"Nigel just plays whatever music you need me to play," Nigel John pauses for a second and Orlando Weekly can almost hear him smile over the phone, "but Kurt Rambus is a nasty groove."
Clubgoers, scenesters and local music heads of all stripes are no doubt familiar with veteran local DJ Nigel John, longtime purveyor of the finest in deep-cut hip-hop and a walking musical encyclopedia. Over roughly two decades of DJing across genres – John reminisces fondly about spinning drum & bass and sundry Warp style weirdness at the Go Lounge and Knock Knock in the late '90s, but is just as at ease spinning new wave hits at Hammered Lamb on Friday nights – he's seen (and heard) trends come and go and musical landscapes shift and crumble.
And over the last couple of years, John had been feeling a creeping dissatisfaction, a sense that a lot of electronic music was getting too corporate, sounding "the same, sounding repetitive." But instead of repeating into the soft embrace of nostalgia, John decided to throw his own hat into the ring and embrace the shock of the new.
Enter Kurt Rambus.
Kurt Rambus was born from a simple urge. "I just wanted to make some dark tracks," laughs John. "I just wanted to do some crazy shit." Early positive feedback from no less than Questlove of the Roots led to John continuing to delve further into the Kurt Rambus persona. John was also trying new things artistically across mediums, collaborating with Voci Dance and working with Doug Rhodehamel on an art installation.
This all fed into last year's self-titled cassette release through Illuminated Paths, which John characterizes as "electronic hip-hop with an industrial vibe ... a left-field, trippy beats tape." There was even a live performance or two. But John wanted to keep pushing things forward even more, and Kurt Rambus was only too happy to oblige.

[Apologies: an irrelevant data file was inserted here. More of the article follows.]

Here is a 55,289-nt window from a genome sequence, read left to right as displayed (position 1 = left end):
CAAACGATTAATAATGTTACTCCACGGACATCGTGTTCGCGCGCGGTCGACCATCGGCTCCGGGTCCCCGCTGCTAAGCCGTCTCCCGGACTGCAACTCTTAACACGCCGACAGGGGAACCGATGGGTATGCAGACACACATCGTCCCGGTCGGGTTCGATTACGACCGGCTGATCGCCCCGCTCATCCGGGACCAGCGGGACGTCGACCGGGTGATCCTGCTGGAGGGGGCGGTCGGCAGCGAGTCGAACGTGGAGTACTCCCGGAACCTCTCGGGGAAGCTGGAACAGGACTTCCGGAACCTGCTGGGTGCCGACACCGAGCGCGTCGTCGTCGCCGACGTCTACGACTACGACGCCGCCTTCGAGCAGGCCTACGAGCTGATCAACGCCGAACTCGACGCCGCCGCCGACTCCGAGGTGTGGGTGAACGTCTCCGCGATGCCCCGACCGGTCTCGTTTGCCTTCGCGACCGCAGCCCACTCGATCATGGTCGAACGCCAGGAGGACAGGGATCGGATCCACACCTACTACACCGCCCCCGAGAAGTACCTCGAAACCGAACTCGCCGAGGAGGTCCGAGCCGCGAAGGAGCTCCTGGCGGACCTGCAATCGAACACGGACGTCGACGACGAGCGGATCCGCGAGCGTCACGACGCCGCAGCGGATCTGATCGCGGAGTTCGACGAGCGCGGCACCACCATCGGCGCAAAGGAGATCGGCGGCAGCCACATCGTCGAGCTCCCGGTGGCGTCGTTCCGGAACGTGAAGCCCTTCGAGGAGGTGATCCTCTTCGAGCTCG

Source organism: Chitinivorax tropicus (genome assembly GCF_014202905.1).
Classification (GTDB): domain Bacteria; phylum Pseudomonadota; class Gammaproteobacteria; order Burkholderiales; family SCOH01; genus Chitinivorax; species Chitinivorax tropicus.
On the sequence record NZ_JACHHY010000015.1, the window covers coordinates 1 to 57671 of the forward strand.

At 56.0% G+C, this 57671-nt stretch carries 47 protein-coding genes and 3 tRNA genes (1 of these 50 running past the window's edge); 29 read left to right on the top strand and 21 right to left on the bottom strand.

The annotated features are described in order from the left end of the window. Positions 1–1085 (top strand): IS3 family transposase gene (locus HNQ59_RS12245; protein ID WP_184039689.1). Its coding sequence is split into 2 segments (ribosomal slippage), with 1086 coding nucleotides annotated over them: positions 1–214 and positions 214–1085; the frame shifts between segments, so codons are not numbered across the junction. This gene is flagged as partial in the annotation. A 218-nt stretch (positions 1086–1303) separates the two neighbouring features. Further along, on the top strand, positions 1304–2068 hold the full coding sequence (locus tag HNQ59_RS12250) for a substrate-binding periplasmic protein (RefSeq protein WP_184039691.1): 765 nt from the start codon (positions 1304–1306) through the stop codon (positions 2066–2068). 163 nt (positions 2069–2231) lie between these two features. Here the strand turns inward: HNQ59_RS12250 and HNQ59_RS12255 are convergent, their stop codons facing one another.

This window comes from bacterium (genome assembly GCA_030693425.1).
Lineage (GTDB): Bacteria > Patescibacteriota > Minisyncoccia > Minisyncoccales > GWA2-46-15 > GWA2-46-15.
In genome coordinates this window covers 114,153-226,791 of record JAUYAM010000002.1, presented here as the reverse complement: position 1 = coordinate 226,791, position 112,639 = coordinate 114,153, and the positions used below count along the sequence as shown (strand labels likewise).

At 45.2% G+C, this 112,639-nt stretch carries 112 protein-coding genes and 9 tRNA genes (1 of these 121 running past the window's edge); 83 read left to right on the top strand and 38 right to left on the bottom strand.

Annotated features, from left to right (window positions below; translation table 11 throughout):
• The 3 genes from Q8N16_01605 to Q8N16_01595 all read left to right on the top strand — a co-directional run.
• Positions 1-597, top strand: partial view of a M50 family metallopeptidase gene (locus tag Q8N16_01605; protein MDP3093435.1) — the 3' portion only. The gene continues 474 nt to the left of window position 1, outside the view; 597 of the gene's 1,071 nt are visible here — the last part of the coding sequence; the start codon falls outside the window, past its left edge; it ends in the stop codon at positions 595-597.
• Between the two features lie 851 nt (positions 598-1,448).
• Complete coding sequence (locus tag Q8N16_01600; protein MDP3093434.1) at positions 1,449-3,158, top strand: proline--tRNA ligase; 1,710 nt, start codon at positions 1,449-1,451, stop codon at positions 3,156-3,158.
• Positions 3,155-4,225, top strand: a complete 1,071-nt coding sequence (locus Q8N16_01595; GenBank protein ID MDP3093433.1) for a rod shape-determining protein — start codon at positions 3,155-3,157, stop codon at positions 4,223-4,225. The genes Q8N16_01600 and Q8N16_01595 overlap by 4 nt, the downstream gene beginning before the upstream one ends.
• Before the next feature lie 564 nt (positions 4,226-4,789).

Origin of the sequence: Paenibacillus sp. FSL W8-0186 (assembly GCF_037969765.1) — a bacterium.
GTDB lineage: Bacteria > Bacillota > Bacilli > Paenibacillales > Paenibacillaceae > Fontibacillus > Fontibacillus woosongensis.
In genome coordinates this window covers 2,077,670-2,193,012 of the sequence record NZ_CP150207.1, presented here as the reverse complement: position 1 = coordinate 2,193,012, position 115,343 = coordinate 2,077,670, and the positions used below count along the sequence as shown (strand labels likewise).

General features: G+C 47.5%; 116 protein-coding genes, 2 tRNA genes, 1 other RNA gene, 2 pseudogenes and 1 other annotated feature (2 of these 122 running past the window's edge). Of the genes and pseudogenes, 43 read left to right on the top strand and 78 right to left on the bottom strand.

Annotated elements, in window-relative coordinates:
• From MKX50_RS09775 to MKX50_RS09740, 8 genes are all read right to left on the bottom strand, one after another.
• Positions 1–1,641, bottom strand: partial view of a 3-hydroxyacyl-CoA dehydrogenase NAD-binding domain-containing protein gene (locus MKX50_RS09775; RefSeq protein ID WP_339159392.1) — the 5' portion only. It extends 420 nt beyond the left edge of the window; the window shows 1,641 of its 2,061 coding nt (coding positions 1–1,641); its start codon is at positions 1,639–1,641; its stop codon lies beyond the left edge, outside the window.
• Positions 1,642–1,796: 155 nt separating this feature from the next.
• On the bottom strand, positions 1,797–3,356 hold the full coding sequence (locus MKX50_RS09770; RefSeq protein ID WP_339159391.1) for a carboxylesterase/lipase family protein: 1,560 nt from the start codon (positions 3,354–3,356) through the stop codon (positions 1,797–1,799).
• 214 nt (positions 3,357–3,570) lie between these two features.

This week will see the debut event for Blacksuede Sonics, an ad hoc electronic music collective led by John (as Rambus) with the able assistance of DJ Oldgod (you might know him better as DJ Cub) and Pressurewave (the synth-wielding alias of Jared Silvia). "Terribly Wrong" is meant to be a multimedia headfuck of sound and vision, a tour of the outré fringes of dance and avant-garde beats. Besides the music, there will be continuous visual projections and, John ponders, "we might be dressing a little different and wearing masks and stuff like that."
John promises deep dives and total immersion. "This is going to be stuff people don't know," he promises. "I want the music to be raw, quirky, bombastic. It's nothing you would expect."
The inspiration for this culture-clash night, combining heavier sounds with adventurous grooves, has been brewing since John DJ'ed gangster rap in between sets during April's Southern Punk Sunday at Will's Pub. The combination of sonics and setting was ideal: "I thought to myself, I need to do this at Will's. It's dirty. It's got a kind of punk vibe. It's perfect for it."
For years now John has been waiting for this chance to synthesize these seemingly disparate musical trajectories. "I got into DJ culture through going to hip-hop, disco reggae and house parties. I always liked rock and metal growing up, also," he says.
"But I saw the Melvins the first time years ago and the loudness, the sludgey dirty sound that I experienced that night stuck with me and never left. Not saying music should sound like that all the time, but I don't know a reason why it shouldn't sometimes."
Terribly Wrong will not be a regularly occuring event, which makes it even more special. And the Blacksuede Sonics group has ideas for other nights, around other themes; John hints at a soul night or an evening of Brazilian jazz, filtered through the collective's particular aesthetics. It's meant to be spontaneous and improvisatory instead of rigid, with the brief being to "explore other avenues and just be more open to music that's not on the corporate end."
One last thing, per the whims of Kurt Rambus: "No requests. Trust the DJs. We're trying to blow wigs back."